Okay, friends, let’s talk about going to protests and weaponizing our whiteness, if in fact we are white.
You know what the protesters who marched with Dr. King wore? Their best. Their clergy stoles, their suits. If you’re a doctor or a nurse? Wear your scrubs. If you’re a parent? Wear your PTA shirt if it’s too hot for a suit. If you’re a student? Dress like you’re going to go volunteer somewhere nice, or wear a t-shirt that proclaims you a member of your high school band, your drama group, your church youth group. Whatever it is, make sure it’s right there with your white face.
This is literally the tactic of the people who marched with King in the 60s, and we need to bring it back, and bring it back HARD.
I do this all the time when I go to marches. I wear my cutest, least-offensive geeky t-shirt, crocs and black pants, or I wear my t-shirt that mentions my kid’s school district, or now I’ll wear the pink t-shirt that says I’m part of the Sisterhood at my shul. If it’s cold enough, I wear a cardigan and jeans and sit my ass in my wheelchair. (I need to anyway.) I put signs on my wheelchair that say things like ‘I love my trans daughter’ and 'love for all trans children’ or something else that applies to the event. Dress like you are going to an interview if you can, or make yourself look like a parent going to pick up a gallon of milk at the corner store. Make yourself “respectable.” Use respectability politics and whiteness AS A WEAPON.
Fuck yes I will weaponize the fact that I look like a white soccer mom. And you should do this too if you can. Weaponize the fuck out of your whiteness. If you are disabled and comfortable with doing so, turn ableism on its head and weaponize it. Make it so that the cameras that WILL be pointed at you see your whiteness, see your status as a parent, see your status as a community member. See you in your wheelchair or with your cane. If you have privilege or a status that allows you to use it as a weapon or a shield, use it as a shield to defend others or a weapon to break through the bullshit.
You wanna be an ally? You wanna “punch Nazis?” Keep reading. Look, people. This is fucking serious. Please read.
We aren’t glitter bombing Nazis. We aren’t throwing flour on them. We definitely aren’t going to peacefully shut them down. They want to kill us, they said so in Charlottesville. They made it very clear where they stand and how they plan on taking action. Their violence needs to be met with great force.
If you are not down to physically fight these fuckers, please stay off the front lines. You’ll get hurt and your pacifism will be a liability, resulting in others being hurt. Run support. We need more support.
-Go to a street medic training -Run jail support -If you’re good at using the internet (as in better than average), learn how to securely (and correctly) doxx these people. -If you’re a creative type, write a zine about anti-fascism -If you’re EMT trained, HOST a street medic training -Become a legal observer through the National Lawyers Guild -Set up letter writing events to send to political prisoners -There’s a lot of parents who want to fight but can’t because of their kids, watch their kids for them -If you can cook, organize food drives/pot lucks for the larger demonstrations. -Help people in more counseling/therapy ways. -Help get needed supplies, such as food, water, and medical supplies. -When organizing, inclusivity is not optional, and is mandatory to win. -Listen to the concerns of those most effected.
The Trump administration is working on a plan to severely narrow the legal definition of gender, according to a report in The New York Times on Sunday.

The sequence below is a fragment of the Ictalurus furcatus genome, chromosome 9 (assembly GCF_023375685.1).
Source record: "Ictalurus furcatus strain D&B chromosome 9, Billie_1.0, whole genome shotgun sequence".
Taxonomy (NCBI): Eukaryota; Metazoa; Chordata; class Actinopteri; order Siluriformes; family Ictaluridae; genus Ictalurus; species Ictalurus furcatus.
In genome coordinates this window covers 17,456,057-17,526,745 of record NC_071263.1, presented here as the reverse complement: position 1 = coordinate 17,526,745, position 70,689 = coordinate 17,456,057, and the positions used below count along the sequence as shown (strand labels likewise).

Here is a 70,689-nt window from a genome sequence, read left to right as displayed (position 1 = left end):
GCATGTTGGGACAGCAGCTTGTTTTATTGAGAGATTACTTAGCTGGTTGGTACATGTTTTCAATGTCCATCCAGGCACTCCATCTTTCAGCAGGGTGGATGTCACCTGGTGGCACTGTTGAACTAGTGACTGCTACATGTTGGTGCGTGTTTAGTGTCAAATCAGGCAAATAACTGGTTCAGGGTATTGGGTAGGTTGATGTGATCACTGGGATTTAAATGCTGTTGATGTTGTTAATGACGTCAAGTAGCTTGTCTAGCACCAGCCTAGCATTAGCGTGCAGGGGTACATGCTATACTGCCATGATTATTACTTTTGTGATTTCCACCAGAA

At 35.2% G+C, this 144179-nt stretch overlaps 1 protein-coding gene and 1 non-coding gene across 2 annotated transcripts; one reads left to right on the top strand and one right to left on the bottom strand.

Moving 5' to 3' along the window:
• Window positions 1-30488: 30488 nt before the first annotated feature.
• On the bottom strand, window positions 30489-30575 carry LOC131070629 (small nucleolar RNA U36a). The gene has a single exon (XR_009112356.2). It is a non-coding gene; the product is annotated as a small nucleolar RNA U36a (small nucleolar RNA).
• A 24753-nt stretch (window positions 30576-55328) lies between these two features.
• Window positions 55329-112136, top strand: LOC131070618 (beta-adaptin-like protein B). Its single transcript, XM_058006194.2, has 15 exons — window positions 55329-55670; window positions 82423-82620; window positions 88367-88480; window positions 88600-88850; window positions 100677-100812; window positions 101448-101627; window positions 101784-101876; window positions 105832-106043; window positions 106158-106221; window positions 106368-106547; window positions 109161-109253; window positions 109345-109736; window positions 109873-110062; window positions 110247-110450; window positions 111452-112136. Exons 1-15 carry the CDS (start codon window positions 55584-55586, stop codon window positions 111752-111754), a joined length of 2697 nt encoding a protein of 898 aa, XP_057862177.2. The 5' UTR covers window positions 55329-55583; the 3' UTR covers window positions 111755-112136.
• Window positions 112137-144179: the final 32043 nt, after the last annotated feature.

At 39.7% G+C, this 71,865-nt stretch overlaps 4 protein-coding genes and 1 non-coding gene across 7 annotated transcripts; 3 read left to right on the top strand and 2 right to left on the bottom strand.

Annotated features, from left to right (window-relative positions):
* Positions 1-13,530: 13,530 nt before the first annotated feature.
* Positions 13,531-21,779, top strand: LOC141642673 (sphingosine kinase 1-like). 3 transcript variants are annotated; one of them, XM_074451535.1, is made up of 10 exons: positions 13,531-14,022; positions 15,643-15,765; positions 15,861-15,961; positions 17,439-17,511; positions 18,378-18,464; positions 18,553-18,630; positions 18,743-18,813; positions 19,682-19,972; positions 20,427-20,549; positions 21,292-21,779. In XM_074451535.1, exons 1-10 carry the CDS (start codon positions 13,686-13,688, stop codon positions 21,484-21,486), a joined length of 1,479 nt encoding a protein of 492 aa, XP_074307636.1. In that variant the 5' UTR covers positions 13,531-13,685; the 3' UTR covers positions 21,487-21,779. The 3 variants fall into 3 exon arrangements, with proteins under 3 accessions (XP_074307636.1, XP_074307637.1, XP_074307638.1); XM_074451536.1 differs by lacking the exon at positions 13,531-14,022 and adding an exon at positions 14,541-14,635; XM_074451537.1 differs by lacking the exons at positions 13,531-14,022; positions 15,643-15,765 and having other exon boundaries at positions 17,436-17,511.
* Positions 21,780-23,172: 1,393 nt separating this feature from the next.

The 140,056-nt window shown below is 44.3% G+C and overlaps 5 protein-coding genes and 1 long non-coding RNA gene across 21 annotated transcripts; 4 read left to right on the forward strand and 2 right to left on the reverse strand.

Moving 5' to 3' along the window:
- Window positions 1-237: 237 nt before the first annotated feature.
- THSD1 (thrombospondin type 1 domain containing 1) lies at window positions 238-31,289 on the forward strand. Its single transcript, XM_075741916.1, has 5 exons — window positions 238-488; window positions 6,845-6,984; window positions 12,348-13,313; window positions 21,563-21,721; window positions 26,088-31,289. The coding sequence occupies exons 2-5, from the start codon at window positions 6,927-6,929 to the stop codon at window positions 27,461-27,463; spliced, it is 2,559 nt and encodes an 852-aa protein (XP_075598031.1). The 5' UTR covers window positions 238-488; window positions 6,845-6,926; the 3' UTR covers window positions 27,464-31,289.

The proposed policy, according to the Department of Health and Human Services, would define gender “on a biological basis that is clear, grounded in science, objective and administrable,” meaning it would define gender as either male or female as determined by genitalia at birth. Any dispute about an individual’s gender would require genetic testing. This would have major repercussions for the transgender and gender nonconforming communities ― particularly in regard to health care.
You’ve likely seen people coming out in droves to encourage others to vote; it’s one of the most important things you can do as an American. Casting ballots at the federal, state and local levels affects transgender rights. Check Vote.org for ways to promote turnout in your area. Call your friends and family members nearby to go to the polls with you, and remind those in other states to vote too.
Being an ally isn’t just patting your trans or nonbinary friends on the back or retweeting them occasionally. It’s about respect and fighting for their rights. The first step to being a good ally is educating yourself on the basics — knowing someone’s preferred pronouns, avoiding stereotypes and learning what policies in government directly affect the trans and gender nonconforming communities. You can find a primer on those issues and more here.
Promote helpful resources and trans-led organizations
While many “prominent national organizations are not led by trans or nonbinary people,” many are and need help on both the national and local levels. Some of those organizations, according to Out magazine are: Audre Lorde Project, Casa Ruby, Familia: Trans Queer Liberation Movement, Fierce, Organizacion Latina de Trans en Texas, Southerners on New Ground, Sylvia Rivera Law Project, Trans Latin@ Coalition, Trans Law Center and Trans Lifeline. More comprehensive lists can be found at the Trans Justice Funding Project and Borealis Philanthropy’s Fund for Trans Generations.
Sharing numbers like the National Suicide Prevention Lifeline at 800-273-TALK (8255), the Trevor Project at 866-4-U-TREVOR (866-488-7386) and Trans Lifeline at 877-565-8860 can be immensely helpful for those in crisis.
Share the work of trans activists and journalists
Groups like Lambda Legal, the ACLU and the Transgender Law Center are legal organizations that ofter extensive information about trans rights and policies that affect them. Keep an eye on their social media pages to see if they’re holding events you can take part in or to share their messaging.